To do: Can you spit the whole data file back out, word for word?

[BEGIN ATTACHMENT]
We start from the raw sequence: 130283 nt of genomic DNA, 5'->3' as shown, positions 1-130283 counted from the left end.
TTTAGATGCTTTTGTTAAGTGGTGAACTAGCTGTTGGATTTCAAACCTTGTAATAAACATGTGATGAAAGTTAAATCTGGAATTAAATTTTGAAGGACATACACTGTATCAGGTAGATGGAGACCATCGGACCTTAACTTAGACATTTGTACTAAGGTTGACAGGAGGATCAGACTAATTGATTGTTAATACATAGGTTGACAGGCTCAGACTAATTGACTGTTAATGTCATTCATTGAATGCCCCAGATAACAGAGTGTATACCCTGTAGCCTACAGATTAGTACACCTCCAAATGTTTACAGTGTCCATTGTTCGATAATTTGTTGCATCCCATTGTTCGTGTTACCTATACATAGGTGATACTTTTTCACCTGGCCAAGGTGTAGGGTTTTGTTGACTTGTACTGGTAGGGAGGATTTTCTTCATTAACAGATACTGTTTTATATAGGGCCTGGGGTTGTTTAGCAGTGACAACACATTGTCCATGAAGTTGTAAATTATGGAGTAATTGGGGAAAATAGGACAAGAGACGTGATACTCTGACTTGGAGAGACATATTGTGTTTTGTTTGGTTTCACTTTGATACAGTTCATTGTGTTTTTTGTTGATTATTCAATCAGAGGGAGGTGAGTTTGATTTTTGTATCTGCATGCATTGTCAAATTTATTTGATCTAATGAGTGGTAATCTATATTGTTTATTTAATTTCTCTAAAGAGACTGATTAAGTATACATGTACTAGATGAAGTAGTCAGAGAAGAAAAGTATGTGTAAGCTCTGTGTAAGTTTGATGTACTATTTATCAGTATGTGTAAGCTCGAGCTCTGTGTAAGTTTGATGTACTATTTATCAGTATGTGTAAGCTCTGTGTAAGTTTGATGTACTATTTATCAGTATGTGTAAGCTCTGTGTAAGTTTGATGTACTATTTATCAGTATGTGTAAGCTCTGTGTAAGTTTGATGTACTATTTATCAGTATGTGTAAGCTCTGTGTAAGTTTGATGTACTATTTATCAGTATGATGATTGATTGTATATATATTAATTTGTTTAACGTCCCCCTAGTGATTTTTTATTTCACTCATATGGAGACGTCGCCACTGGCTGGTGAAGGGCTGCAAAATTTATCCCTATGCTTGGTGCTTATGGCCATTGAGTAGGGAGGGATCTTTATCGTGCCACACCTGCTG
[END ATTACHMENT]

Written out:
We start from the raw sequence: 130283 nt of genomic DNA, 5'->3' as shown, positions 1-130283 counted from the left end.
TTTAGATGCTTTTGTTAAGTGGTGAACTAGCTGTTGGATTTCAAACCTTGTAATAAACATGTGATGAAAGTTAAATCTGGAATTAAATTTTGAAGGACATACACTGTATCAGGTAGATGGAGACCATCGGACCTTAACTTAGACATTTGTACTAAGGTTGACAGGAGGATCAGACTAATTGATTGTTAATACATAGGTTGACAGGCTCAGACTAATTGACTGTTAATGTCATTCATTGAATGCCCCAGATAACAGAGTGTATACCCTGTAGCCTACAGATTAGTACACCTCCAAATGTTTACAGTGTCCATTGTTCGATAATTTGTTGCATCCCATTGTTCGTGTTACCTATACATAGGTGATACTTTTTCACCTGGCCAAGGTGTAGGGTTTTGTTGACTTGTACTGGTAGGGAGGATTTTCTTCATTAACAGATACTGTTTTATATAGGGCCTGGGGTTGTTTAGCAGTGACAACACATTGTCCATGAAGTTGTAAATTATGGAGTAATTGGGGAAAATAGGACAAGAGACGTGATACTCTGACTTGGAGAGACATATTGTGTTTTGTTTGGTTTCACTTTGATACAGTTCATTGTGTTTTTTGTTGATTATTCAATCAGAGGGAGGTGAGTTTGATTTTTGTATCTGCATGCATTGTCAAATTTATTTGATCTAATGAGTGGTAATCTATATTGTTTATTTAATTTCTCTAAAGAGACTGATTAAGTATACATGTACTAGATGAAGTAGTCAGAGAAGAAAAGTATGTGTAAGCTCTGTGTAAGTTTGATGTACTATTTATCAGTATGTGTAAGCTCGAGCTCTGTGTAAGTTTGATGTACTATTTATCAGTATGTGTAAGCTCTGTGTAAGTTTGATGTACTATTTATCAGTATGTGTAAGCTCTGTGTAAGTTTGATGTACTATTTATCAGTATGTGTAAGCTCTGTGTAAGTTTGATGTACTATTTATCAGTATGTGTAAGCTCTGTGTAAGTTTGATGTACTATTTATCAGTATGATGATTGATTGTATATATATTAATTTGTTTAACGTCCCCCTAGTGATTTTTTATTTCACTCATATGGAGACGTCGCCACTGGCTGGTGAAGGGCTGCAAAATTTATCCCTATGCTTGGTGCTTATGGCCATTGAGTAGGGAGGGATCTTTATCGTGCCACACCTGCTG